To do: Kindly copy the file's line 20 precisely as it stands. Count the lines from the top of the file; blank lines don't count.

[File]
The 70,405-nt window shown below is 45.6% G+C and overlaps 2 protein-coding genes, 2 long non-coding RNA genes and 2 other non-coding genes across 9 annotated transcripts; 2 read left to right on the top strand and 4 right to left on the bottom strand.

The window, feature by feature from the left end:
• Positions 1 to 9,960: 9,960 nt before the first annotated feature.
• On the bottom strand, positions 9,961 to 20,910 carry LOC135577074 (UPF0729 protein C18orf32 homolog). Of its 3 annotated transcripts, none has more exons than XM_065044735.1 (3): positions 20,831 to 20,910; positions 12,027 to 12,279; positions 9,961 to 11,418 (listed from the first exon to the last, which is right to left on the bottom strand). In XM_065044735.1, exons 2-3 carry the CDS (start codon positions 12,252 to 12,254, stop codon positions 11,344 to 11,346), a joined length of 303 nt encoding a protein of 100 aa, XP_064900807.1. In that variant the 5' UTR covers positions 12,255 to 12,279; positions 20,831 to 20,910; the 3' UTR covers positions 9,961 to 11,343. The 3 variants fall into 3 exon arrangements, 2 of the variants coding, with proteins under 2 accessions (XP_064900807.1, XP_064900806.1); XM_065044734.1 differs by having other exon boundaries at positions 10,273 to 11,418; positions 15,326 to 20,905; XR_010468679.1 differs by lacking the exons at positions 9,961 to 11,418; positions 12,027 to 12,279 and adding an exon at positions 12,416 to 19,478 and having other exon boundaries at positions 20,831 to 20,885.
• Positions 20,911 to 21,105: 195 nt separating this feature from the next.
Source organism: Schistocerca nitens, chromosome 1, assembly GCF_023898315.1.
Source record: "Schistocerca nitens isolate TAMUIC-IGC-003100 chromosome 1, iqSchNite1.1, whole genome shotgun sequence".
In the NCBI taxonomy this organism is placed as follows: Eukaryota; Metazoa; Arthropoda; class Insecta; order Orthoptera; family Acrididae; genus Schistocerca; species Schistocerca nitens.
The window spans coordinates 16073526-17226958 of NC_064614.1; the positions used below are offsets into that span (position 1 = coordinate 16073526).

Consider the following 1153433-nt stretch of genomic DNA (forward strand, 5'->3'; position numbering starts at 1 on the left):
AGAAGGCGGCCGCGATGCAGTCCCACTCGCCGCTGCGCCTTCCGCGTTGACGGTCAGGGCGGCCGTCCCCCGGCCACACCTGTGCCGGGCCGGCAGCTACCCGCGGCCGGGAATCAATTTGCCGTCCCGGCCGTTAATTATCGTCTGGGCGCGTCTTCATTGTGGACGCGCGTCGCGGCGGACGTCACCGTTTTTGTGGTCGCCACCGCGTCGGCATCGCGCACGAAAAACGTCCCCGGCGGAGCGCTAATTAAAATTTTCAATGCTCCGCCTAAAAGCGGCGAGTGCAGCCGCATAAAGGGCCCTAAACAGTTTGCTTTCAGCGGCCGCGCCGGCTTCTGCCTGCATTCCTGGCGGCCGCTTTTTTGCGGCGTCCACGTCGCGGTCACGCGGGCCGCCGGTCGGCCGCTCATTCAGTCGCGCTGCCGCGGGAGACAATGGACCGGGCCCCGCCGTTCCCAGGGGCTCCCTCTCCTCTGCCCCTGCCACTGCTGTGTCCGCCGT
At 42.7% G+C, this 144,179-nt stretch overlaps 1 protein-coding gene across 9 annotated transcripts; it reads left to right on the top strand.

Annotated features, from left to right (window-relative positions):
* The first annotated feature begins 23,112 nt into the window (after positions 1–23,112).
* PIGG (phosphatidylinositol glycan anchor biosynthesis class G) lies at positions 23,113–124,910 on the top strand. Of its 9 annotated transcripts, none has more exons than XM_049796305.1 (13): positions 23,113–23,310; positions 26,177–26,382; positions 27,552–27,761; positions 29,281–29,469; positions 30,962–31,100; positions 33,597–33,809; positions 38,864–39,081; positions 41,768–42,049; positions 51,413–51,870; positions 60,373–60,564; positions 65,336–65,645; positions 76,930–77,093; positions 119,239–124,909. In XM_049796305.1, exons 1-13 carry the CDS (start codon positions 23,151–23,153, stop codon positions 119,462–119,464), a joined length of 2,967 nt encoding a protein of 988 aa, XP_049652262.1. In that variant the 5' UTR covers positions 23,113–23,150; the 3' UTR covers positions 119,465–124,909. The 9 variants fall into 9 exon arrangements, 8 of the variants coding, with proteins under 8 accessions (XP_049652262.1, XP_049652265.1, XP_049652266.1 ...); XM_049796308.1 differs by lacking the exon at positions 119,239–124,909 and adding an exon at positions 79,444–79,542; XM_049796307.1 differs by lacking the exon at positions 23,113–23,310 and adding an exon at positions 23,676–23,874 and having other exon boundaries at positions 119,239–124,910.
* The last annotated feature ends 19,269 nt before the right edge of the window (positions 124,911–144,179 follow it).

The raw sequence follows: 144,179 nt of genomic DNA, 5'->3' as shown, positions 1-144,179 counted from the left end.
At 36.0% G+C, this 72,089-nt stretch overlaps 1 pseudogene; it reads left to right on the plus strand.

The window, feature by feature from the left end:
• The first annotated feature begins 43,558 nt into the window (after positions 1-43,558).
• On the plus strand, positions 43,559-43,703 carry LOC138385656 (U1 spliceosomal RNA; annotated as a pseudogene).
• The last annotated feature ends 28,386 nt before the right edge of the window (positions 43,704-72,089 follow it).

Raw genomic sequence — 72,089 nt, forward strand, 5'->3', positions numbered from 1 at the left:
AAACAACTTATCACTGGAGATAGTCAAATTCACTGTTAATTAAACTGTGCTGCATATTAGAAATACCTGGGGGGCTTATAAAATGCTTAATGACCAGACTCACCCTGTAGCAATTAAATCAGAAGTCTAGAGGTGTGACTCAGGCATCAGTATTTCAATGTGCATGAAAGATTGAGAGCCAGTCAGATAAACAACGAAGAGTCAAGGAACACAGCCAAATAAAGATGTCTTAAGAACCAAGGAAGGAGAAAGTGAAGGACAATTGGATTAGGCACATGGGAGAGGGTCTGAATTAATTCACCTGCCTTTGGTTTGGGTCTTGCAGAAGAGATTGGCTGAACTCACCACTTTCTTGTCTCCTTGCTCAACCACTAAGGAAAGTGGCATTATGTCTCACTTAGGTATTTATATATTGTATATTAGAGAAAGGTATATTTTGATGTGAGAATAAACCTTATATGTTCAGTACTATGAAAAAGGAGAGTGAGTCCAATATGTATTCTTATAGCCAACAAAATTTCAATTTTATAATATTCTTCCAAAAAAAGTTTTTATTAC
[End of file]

• The first annotated feature begins 43,558 nt into the window (after positions 1-43,558).